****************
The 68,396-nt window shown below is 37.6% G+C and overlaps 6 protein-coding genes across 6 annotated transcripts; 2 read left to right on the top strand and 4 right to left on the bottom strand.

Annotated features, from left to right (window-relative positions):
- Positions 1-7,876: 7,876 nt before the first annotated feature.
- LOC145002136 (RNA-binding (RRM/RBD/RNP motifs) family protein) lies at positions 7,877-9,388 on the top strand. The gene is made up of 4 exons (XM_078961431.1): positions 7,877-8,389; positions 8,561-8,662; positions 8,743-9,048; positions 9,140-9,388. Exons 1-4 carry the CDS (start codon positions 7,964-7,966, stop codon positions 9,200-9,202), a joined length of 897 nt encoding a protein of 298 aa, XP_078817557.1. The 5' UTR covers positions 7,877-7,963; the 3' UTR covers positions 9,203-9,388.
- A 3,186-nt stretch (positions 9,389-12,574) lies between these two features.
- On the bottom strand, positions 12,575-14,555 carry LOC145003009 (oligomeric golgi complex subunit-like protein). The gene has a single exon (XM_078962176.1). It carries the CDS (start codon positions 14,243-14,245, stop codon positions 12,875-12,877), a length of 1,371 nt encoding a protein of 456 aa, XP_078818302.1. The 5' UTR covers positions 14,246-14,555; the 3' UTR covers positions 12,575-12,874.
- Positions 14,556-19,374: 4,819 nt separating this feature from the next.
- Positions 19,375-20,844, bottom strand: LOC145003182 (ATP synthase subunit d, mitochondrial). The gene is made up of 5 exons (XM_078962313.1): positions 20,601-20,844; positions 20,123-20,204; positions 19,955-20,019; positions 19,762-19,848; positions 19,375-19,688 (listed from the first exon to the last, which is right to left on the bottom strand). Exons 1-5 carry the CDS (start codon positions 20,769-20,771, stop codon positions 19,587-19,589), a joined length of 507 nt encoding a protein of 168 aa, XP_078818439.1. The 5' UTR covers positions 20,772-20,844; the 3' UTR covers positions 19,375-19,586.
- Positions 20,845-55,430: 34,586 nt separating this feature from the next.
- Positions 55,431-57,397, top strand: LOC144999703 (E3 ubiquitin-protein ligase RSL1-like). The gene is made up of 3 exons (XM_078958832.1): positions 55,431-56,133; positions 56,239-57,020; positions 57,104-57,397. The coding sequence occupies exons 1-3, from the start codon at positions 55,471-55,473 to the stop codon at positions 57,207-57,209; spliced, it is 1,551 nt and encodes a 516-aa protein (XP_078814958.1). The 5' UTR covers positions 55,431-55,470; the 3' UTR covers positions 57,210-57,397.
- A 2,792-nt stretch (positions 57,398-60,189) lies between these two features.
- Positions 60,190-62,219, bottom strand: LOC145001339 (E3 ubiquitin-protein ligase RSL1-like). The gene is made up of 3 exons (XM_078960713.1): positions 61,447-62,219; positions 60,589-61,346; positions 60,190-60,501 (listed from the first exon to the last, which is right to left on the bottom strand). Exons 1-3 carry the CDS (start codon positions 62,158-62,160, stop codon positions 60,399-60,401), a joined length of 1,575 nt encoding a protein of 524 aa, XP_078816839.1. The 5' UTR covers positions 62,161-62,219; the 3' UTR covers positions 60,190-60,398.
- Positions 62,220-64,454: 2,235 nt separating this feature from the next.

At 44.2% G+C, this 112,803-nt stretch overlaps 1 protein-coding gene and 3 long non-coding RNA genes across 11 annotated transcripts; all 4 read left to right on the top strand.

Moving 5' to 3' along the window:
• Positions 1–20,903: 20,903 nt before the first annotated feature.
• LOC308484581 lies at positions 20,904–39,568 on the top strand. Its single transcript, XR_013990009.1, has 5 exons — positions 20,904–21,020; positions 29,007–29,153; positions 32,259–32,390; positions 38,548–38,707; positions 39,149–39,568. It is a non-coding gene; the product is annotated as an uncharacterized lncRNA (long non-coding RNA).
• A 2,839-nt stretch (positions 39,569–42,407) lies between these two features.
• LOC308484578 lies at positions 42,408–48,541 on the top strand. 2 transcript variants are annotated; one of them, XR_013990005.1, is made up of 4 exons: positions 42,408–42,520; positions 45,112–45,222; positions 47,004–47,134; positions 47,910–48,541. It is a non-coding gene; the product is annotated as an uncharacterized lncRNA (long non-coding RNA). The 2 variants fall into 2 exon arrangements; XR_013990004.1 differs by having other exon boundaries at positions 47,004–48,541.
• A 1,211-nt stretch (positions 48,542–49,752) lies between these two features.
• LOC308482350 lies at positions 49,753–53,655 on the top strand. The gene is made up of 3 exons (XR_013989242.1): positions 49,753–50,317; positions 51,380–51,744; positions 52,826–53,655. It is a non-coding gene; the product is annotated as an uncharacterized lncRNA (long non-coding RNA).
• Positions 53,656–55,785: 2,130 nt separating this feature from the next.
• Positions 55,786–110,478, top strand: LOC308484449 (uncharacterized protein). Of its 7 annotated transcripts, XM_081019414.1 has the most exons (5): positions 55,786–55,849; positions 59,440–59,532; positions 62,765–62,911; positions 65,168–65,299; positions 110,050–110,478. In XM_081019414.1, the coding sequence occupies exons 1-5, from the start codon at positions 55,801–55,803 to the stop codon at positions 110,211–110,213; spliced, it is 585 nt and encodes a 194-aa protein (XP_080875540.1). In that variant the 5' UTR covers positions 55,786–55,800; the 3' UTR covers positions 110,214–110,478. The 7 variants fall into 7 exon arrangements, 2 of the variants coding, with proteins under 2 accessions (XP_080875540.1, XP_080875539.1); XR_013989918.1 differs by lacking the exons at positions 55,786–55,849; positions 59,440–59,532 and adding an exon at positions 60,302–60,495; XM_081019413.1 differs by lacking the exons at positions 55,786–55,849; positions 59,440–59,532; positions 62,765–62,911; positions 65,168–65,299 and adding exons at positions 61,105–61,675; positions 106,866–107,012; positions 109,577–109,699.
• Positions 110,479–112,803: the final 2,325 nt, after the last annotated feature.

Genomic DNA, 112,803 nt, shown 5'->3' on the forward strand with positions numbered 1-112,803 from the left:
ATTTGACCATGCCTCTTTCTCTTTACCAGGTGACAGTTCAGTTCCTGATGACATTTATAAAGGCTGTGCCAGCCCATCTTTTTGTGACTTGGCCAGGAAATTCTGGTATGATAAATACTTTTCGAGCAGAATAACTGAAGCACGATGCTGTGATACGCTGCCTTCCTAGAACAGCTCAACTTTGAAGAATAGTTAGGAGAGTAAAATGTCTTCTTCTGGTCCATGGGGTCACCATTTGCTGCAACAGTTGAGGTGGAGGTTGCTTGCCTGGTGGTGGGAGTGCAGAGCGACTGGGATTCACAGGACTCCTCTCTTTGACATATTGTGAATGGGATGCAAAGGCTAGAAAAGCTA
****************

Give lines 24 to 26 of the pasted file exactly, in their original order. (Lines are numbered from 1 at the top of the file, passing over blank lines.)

• Positions 110,479–112,803: the final 2,325 nt, after the last annotated feature.

Genomic DNA, 112,803 nt, shown 5'->3' on the forward strand with positions numbered 1-112,803 from the left:
ATTTGACCATGCCTCTTTCTCTTTACCAGGTGACAGTTCAGTTCCTGATGACATTTATAAAGGCTGTGCCAGCCCATCTTTTTGTGACTTGGCCAGGAAATTCTGGTATGATAAATACTTTTCGAGCAGAATAACTGAAGCACGATGCTGTGATACGCTGCCTTCCTAGAACAGCTCAACTTTGAAGAATAGTTAGGAGAGTAAAATGTCTTCTTCTGGTCCATGGGGTCACCATTTGCTGCAACAGTTGAGGTGGAGGTTGCTTGCCTGGTGGTGGGAGTGCAGAGCGACTGGGATTCACAGGACTCCTCTCTTTGACATATTGTGAATGGGATGCAAAGGCTAGAAAAGCTA